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Lowering Caloric Density of the Diet (Lower CD)

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ClinicalTrials.gov Identifier: NCT02674971
Recruitment Status : Active, not recruiting
First Posted : February 5, 2016
Last Update Posted : August 18, 2021
Sponsor:
Information provided by (Responsible Party):
Hollie Raynor, The University of Tennessee, Knoxville

Brief Summary:
For weight loss to occur, energy intake needs to be reduced to incur an energy deficit. One dietary strategy that may facilitate reducing energy intake and enhancing weight loss is consuming a diet low in dietary energy density (ED). The ED of a given food, defined as the ratio of energy of the food to the weight of the food (kcal/g), is largely determined by water content, but is also affected by fat and fiber. Although the 2010 Dietary Guidelines encourage an eating pattern low in energy density (ED) to manage weight, it is currently not known what the best strategy is for reducing ED in the diet. Eating a greater number of foods low in ED or reducing the number of foods high in ED may reduce overall dietary ED. As ED is believed to reduce intake by allowing a greater weight of food relative to total energy consumed assisting with enhancing feelings of fullness, it is anticipated that either increasing consumption of low-ED foods in the diet alone or combining an increase in consumption of low-ED foods with a decrease in consumption of high-ED foods may be the best strategies for reducing overall dietary ED for weight loss.

Condition or disease Intervention/treatment Phase
Obesity Feeding Behavior Behavioral: Common components of intervention Not Applicable

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Study Type : Interventional  (Clinical Trial)
Estimated Enrollment : 60 participants
Allocation: Randomized
Intervention Model: Parallel Assignment
Masking: Single (Outcomes Assessor)
Primary Purpose: Treatment
Actual Study Start Date : December 2015
Estimated Primary Completion Date : January 2023
Estimated Study Completion Date : January 2023

Arm Intervention/treatment
Active Comparator: INCREASE
This condition will be instructed to make food consumption decisions based solely upon the ED of a food. The goal of the ED condition will be to consume at least 10 foods ≤ 1.0 kcal/g (i.e., fruits and vegetables, broth based soups, non-fat yogurts, some legumes, egg substitutes, some white fish, etc.) per day.
Behavioral: Common components of intervention
12-week standard lifestyle intervention for obesity, which consists of weekly meetings. Each meeting will last 60 minutes, with participants attending group meetings specific for their condition. In all meetings, participants will be weighed, homework assignments will be verbally reviewed, and a behavioral lesson will be presented. Basic behavioral lessons, will be similar to those that have been successfully used in the Diabetes Prevention Program (DPP) and Look AHEAD. Topics to be covered in the meetings will focus on the dietary prescriptions and dietary information for each condition, the physical activity goal, energy balance, and behavioral strategies. Each session will conclude with reminding participants of their dietary and physical activity goals, and having participants self-monitor these behaviors every day and implement the behavioral strategies discussed in the session.

Active Comparator: COMBINATION
This condition will be identical to the INCREASE condition, except it will also have a goal regarding the number of high-ED foods to consume and substituting low-ED foods for high-ED foods. Thus, this condition will have ED goals to consume at least 10 foods ≤ 1.0 kcal/g (i.e., fruits and vegetables, broth based soups, non-fat yogurts, some legumes, egg substitutes, some white fish, etc.) and no more than 2 foods ≥ 3.0 kcal/g (i.e., crackers, chips, cookies, hard cheeses, hot dogs, salad dressings, etc.) per day. Foods with an ED >1.0 kcal/g but < 3.0 kcal/g will be unlimited; however, lower ED foods will be strongly encouraged. Furthermore, additions to beverages (i.e., sugar, cream) will count toward the > 3.0 kcal/g goal if the additions meet that ED criteria.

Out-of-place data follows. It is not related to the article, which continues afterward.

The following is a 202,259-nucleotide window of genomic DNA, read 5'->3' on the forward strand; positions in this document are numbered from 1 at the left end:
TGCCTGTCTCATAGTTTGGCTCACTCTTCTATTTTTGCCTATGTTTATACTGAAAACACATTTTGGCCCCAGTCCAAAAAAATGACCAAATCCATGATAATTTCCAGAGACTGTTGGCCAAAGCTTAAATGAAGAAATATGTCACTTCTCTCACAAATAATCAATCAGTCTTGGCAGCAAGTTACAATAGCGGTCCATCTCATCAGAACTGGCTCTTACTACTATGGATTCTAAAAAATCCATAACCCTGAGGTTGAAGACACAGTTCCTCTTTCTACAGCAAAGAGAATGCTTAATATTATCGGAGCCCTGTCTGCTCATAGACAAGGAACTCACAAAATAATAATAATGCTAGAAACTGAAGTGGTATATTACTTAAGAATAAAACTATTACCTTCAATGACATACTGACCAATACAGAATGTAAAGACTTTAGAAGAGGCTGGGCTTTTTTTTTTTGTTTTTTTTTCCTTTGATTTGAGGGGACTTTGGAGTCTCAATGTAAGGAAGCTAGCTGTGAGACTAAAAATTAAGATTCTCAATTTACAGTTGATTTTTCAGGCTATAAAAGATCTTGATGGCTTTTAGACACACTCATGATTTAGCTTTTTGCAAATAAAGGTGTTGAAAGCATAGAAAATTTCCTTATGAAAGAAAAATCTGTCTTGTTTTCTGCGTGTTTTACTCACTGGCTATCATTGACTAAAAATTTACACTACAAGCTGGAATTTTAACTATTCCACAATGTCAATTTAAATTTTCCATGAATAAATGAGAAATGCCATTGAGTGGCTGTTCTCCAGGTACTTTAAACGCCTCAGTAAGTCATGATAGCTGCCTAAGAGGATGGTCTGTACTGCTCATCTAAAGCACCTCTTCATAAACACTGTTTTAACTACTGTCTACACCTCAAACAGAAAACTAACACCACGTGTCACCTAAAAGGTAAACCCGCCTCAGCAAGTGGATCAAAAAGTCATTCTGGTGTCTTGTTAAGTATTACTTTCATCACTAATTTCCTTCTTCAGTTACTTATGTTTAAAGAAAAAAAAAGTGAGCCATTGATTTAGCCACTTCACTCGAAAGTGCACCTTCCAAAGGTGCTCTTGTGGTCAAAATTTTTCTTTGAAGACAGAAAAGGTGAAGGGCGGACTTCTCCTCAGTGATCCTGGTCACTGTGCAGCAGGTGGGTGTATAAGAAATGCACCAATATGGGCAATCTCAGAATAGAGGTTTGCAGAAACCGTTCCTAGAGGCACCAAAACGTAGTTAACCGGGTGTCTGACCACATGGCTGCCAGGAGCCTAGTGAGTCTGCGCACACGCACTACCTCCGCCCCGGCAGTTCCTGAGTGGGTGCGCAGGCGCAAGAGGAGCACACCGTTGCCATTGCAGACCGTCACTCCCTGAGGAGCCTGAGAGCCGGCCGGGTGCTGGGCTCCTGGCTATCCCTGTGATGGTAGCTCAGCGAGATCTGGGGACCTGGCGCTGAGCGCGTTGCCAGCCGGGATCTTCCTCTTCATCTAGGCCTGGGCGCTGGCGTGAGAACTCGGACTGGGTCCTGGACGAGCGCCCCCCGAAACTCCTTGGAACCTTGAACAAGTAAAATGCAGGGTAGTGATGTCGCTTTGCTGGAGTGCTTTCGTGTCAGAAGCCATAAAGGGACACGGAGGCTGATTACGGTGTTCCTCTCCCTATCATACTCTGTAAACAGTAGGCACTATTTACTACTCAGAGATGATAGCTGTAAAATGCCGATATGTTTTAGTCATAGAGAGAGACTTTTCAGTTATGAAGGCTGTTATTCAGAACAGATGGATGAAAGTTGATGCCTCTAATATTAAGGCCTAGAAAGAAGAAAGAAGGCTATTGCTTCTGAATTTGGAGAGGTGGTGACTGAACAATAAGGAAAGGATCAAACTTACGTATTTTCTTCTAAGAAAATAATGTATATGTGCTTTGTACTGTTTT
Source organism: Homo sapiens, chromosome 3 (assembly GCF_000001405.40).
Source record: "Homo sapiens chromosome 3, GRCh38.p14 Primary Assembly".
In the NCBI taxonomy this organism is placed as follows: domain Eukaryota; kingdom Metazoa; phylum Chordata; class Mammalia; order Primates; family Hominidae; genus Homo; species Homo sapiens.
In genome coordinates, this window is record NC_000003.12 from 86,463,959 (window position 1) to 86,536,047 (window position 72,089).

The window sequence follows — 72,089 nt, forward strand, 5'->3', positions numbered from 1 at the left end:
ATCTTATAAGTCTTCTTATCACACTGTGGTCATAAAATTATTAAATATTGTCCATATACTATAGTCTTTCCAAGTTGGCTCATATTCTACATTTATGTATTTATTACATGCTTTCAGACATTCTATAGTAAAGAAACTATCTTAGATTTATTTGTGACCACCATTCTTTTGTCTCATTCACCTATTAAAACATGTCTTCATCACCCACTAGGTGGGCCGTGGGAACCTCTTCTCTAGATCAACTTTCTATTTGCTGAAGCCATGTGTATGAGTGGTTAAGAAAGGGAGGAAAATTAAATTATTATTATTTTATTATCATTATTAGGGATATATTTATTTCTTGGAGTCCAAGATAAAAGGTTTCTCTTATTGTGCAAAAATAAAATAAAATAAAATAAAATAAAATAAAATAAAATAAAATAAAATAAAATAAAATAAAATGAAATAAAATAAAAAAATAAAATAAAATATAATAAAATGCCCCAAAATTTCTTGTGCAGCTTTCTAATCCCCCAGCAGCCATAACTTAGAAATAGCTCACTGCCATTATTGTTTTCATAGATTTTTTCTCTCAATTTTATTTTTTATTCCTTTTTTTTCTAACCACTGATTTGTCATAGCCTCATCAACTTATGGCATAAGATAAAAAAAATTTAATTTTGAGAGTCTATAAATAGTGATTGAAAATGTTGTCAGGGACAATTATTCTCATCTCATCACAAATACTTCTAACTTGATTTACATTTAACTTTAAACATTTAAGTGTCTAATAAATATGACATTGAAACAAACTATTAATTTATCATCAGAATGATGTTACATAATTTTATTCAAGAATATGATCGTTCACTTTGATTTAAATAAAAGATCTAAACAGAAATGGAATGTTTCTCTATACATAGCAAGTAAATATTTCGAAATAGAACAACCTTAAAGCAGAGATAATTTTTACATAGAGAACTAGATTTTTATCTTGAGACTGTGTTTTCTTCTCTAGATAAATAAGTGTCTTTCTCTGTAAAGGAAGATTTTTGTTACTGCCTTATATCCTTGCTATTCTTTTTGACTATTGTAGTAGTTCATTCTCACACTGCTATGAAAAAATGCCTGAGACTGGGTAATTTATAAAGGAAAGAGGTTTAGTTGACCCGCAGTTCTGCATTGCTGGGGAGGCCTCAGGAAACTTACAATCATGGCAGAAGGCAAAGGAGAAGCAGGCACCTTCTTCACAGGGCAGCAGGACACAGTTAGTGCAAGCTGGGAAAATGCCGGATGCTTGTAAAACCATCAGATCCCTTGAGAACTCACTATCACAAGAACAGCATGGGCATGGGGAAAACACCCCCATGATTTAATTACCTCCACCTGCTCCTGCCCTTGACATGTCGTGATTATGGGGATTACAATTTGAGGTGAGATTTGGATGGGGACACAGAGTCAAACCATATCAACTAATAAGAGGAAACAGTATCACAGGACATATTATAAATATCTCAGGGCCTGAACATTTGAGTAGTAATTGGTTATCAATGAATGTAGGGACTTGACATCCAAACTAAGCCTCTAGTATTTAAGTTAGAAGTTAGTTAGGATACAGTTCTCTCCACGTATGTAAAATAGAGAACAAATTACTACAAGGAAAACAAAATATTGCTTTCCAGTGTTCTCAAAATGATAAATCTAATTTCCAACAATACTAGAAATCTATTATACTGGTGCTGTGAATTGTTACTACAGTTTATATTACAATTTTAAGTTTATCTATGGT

Behavioral: Common components of intervention
12-week standard lifestyle intervention for obesity, which consists of weekly meetings. Each meeting will last 60 minutes, with participants attending group meetings specific for their condition. In all meetings, participants will be weighed, homework assignments will be verbally reviewed, and a behavioral lesson will be presented. Basic behavioral lessons, will be similar to those that have been successfully used in the Diabetes Prevention Program (DPP) and Look AHEAD. Topics to be covered in the meetings will focus on the dietary prescriptions and dietary information for each condition, the physical activity goal, energy balance, and behavioral strategies. Each session will conclude with reminding participants of their dietary and physical activity goals, and having participants self-monitor these behaviors every day and implement the behavioral strategies discussed in the session.




Primary Outcome Measures :
  1. Dietary: Energy Intake [ Time Frame: change from baseline to 12 weeks ]
    Changes in overall dietary intake and changes per eating bout will be assessed by 3 day (2 weekdays and 1 weekend) food records. To determine dietary variables, each food record will be entered into the Nutrition Data System for Research (NDS-R) software developed by the Nutrition Coordinating Center, University of Minnesota, Minneapolis, Minnesota.

  2. Physical activity [ Time Frame: change from baseline to 12 weeks ]
    Changes in self-reported physical activity will be determined by the Paffenbarger Activity Questionnaire (PAQ).16 This questionnaire yields estimates of the total energy expended in PA per week based on flights of stairs climbed per day, city blocks walked per day, and hours of structured activity acquired within a typical week. The PAQ has been shown to be significantly correlated with an objective measure of PA.